This post includes minor spoilers about the films tone and social commentary. No major story spoilers.
Much like previous years, Get Out isn't the first good horror theatrical release of 2017 (I'm sure many people would like to forget Rings ever happened). However, it is the best so far and may wind up one of best films of 2017, regardless of genre. The film stars Daniel Kaluuya (Sicario, Black Mirror) who plays Chris Washington, a young black man who takes a trip to meet the family of his white girlfriend, Rose Armitage (played by Allision Williams). Upon arrival he is met with a passive aggressive form of racism from Roses parents, Missy and Dean Armitage, played by Catherine Keener and Bradley Whitford. The conversations between the four play out for some awkward dialogue that seems to be constantly set on racial themes. These conversations aren't inherently racist mind you, with comments from Dean that constantly try to get Chris see him as a man that loves black people. It is from those comments and dialogue that Chris has with the family that start to set up a very uneasy and unfamiliar feeling with both him and the audience. Chris is an outsider, much like the audience, and it's with this sense of fear of being singled out, unwanted, hated, or perhaps even obsessed, where Get Out really capitalizes on the horror. We're in this situation with Chris, and it couldn't feel more terrifyingly relatable.
The film touches upon race more so than I would have thought, and that's not a bad thing. From the very first pieces of dialogue that come from our protagonist the rest just feels natural. So natural in fact that while watching I could feel the same sense of uneasiness that Chris did throughout his encounters with the Armitage family. It had brought me back to the times where I felt the push of being someone new, someone apart from the norm or the accepted. The film does this too with the advent of "The Sunken Place," a hypnotic state that Missy places Chris in to essentially paralyze him. She does this by using the insecurities, doubts, and fears of Chris' past, rendering him immobile. Without spoiling too much this is later used in the film to trap Chris for the gain of the Armitage family. This is important because this is much the same experience that African Americans in America have today. The feeling that you can't do anything, the feeling that you're being used, controlled, or looked upon as something less. That same feeling extends to other minorities as well. Most recently with President Trump's "travel ban," but that's another post for another day on a very different blog.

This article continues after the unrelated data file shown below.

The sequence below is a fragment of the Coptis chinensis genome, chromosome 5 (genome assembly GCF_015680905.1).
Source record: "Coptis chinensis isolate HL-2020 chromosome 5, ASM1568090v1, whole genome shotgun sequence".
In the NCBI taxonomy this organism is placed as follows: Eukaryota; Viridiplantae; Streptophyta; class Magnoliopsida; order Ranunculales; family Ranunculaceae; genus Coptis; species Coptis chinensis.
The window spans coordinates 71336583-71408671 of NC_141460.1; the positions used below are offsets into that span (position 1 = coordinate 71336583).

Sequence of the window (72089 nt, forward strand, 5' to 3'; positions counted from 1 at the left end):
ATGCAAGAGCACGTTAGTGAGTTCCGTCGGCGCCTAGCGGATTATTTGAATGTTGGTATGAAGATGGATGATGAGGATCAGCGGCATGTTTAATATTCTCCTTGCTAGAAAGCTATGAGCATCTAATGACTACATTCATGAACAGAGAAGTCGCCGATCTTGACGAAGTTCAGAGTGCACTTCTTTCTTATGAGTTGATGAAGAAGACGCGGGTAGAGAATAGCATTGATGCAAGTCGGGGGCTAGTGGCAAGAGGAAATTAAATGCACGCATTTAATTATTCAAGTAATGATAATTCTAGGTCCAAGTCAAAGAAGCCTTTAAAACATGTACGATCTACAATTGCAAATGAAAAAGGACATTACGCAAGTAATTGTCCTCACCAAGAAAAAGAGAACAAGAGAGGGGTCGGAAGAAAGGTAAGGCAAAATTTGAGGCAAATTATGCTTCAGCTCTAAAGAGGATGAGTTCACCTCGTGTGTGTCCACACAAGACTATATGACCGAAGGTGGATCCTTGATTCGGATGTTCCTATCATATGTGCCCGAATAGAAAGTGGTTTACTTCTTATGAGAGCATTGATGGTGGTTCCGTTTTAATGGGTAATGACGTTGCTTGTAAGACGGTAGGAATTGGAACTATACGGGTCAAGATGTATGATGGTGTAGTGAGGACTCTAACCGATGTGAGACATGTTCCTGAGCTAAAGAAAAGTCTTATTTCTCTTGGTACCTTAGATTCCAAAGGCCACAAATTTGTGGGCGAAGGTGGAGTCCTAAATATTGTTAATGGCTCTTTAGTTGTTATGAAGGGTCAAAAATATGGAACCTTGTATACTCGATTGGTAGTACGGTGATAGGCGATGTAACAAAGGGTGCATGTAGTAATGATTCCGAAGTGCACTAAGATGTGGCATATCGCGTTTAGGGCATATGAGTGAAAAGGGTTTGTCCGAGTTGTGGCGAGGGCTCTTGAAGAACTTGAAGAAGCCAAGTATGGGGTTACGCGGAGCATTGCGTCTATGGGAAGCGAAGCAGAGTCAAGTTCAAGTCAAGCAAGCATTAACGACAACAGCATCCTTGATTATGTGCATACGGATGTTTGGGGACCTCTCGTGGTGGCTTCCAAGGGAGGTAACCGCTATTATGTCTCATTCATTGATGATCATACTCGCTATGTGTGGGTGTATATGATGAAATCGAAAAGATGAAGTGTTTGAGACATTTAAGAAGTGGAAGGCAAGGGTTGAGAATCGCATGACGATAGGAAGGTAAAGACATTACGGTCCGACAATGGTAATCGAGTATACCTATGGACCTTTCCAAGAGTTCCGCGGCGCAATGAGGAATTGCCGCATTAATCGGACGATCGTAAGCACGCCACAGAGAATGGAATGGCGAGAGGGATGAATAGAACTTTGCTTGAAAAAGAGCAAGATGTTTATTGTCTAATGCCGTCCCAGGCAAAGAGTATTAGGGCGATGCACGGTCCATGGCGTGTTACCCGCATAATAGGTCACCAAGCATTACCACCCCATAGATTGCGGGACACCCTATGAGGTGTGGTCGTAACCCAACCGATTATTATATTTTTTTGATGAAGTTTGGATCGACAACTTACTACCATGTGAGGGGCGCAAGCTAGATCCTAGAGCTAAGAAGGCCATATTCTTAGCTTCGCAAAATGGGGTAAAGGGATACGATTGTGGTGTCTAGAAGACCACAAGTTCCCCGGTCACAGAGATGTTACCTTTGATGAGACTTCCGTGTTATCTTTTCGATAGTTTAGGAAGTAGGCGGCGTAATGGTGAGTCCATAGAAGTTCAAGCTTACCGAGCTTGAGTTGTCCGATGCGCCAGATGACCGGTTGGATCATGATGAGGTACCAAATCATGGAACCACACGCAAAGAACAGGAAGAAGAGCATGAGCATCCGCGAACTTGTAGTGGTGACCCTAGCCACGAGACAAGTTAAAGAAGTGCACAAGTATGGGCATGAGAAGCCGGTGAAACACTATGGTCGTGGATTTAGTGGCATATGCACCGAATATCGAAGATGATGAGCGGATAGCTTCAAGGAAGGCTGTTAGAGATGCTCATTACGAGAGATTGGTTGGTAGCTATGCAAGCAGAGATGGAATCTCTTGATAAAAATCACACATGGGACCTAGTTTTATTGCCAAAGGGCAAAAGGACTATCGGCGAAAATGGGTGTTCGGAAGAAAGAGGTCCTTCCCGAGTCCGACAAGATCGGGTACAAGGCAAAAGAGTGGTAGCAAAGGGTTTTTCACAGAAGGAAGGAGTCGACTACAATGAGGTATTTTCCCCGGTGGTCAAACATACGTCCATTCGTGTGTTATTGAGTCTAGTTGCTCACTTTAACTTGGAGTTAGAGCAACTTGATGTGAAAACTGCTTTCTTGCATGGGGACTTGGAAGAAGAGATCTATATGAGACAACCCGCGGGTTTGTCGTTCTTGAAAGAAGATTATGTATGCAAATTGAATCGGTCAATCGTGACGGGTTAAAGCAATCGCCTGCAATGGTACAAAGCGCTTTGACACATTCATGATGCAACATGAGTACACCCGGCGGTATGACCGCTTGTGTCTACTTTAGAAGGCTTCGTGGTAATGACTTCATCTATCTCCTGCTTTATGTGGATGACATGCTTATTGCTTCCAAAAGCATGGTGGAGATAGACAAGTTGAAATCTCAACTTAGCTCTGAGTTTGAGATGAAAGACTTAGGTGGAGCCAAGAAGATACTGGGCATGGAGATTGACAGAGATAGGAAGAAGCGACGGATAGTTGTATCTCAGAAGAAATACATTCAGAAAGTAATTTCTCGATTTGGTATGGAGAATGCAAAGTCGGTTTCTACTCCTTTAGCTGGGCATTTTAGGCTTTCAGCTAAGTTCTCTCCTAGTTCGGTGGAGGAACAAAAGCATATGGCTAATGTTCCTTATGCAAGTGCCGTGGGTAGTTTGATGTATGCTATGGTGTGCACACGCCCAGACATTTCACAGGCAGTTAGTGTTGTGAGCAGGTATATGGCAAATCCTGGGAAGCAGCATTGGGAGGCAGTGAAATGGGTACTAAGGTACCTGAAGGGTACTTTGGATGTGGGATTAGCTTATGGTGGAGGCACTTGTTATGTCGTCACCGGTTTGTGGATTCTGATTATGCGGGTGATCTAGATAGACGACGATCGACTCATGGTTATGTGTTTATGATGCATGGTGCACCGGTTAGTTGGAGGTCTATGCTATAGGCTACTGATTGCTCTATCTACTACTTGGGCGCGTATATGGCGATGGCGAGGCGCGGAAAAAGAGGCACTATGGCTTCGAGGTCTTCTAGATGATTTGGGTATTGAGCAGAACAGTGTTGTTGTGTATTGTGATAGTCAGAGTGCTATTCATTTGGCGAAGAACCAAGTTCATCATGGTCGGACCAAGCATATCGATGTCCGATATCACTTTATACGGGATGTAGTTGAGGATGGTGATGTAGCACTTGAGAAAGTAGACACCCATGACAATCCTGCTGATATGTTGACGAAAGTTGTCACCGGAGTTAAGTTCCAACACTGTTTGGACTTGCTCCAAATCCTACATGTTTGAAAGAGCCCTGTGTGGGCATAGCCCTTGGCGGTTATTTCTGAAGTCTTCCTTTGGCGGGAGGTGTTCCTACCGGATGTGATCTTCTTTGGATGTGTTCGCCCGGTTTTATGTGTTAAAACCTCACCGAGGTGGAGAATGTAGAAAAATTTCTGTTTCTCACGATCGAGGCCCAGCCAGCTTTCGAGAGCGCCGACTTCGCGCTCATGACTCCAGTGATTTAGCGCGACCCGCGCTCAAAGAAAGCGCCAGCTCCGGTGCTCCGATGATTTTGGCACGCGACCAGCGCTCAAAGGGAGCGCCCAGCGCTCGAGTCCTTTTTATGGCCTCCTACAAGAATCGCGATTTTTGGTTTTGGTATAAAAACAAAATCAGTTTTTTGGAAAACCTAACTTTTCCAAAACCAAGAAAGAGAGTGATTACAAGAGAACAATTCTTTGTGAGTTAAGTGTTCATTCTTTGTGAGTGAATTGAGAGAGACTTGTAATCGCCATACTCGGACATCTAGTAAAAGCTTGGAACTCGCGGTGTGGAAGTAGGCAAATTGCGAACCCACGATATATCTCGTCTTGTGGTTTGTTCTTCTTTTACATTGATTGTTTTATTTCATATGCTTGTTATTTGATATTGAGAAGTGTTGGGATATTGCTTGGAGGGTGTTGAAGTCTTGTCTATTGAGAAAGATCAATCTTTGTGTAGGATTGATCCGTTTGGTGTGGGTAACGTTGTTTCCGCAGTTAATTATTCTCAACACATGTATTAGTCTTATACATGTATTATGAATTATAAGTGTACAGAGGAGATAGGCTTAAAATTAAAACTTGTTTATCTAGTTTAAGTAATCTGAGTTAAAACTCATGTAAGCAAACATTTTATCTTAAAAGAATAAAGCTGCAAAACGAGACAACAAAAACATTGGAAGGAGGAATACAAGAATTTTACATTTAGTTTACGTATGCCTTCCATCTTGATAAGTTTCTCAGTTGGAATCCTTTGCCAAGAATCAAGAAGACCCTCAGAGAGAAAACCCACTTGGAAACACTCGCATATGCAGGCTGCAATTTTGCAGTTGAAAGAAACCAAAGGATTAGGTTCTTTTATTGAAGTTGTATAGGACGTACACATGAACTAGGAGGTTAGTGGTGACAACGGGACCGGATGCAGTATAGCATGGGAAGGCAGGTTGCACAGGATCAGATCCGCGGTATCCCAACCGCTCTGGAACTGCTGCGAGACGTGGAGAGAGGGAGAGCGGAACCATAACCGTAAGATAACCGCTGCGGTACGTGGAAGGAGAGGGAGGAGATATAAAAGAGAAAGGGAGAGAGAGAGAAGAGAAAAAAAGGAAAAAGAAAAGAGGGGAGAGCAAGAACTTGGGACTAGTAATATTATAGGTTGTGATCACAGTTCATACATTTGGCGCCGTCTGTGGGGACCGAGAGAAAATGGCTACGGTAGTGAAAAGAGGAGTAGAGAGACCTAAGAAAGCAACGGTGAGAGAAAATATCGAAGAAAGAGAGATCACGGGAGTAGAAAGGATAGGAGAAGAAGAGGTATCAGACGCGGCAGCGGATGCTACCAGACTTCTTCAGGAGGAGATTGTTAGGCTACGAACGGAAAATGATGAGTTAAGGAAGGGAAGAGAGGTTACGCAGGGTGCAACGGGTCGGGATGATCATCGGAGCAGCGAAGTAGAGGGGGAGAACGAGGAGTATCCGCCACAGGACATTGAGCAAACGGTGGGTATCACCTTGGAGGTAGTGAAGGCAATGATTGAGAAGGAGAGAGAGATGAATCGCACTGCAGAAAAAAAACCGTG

As much as the film touches upon racism it also touches upon reverse racism. Peele has raised the question on both sides of the coin. Again, without revealing too much, the Armitage family, as racist as their commentary is, have selected Chris to be a part of their family based on his "superior qualities," most of which are very stereotypical in nature. Quite the subtle twist, but it does make sense in the overall goal of the Armitage family.
Get Out boasts one of the most detail driven films I've seen in quite some time. I love when movies are written with intent and purpose, and this one is no exception, it's littered with details and call outs. Everything is purposeful, and it warrants a second and third viewing. Throughout the film there are many parallels, the most obvious being the deer. It shows up more than a few times and is both metaphorical, in that Chris becomes the deer in the headlights, paralyzed by fear, and subtextual, as shown in a short monologue by Dean Armitage where he explains that their population should be controlled because there's just too many. Another instance of this is Chris' friend, a TSA agent (he nearly steals the show), who checks in on Chris multiple times. A long story short, his friend the TSA agent not only protects people from terrorists in the air, but also on the ground, another nod to the current state of foreign and domestic acts of terror in America. One of the most riveting scenes however comes at the films ending. Chris is standing in the street with two characters dead on the floor as a police car pulls up. Chris, both him and the audience knowing he is in the right, stands up with his hands raised. It's a powerful scene that really resonates with the police violence over the past few years.
Social commentary aside, this film is wholly original and not concerned with world building. At it's heart it's a character driven story about identity and how the rest of the world can hinder or help one's perceived identity and the ones they unknowingly project onto others. It's great to walk into a theater needing no origin stories or knowledge of the characters in the story. It's comedic relief is nothing short of hilarious and it feels very natural. Classic horror tropes are also toyed with and used in the film, and to great effect. The last line of the film really brings that out, where Chris' friend the TSA agent says, "Man, I told you not to go in that house." The line comments on the silliness of modern horror, where characters just do things that are so stupid you want to yell at the screen. Get Out, however, justifies Chris' trip to the crazy white peoples house and it just works. There are some very memorable sequences as well (such the sunken place) that are beautifully shot and emotionally conveyed with visual prowess. The dialogue, humor, thrill, and scares, all come so natural and that is truly a testament to the team that crafted this film.
It's a film about being the outsider, the fear of being used, but more than that it's a film about prejudice, both politically and socially. Get Out and go watch this film.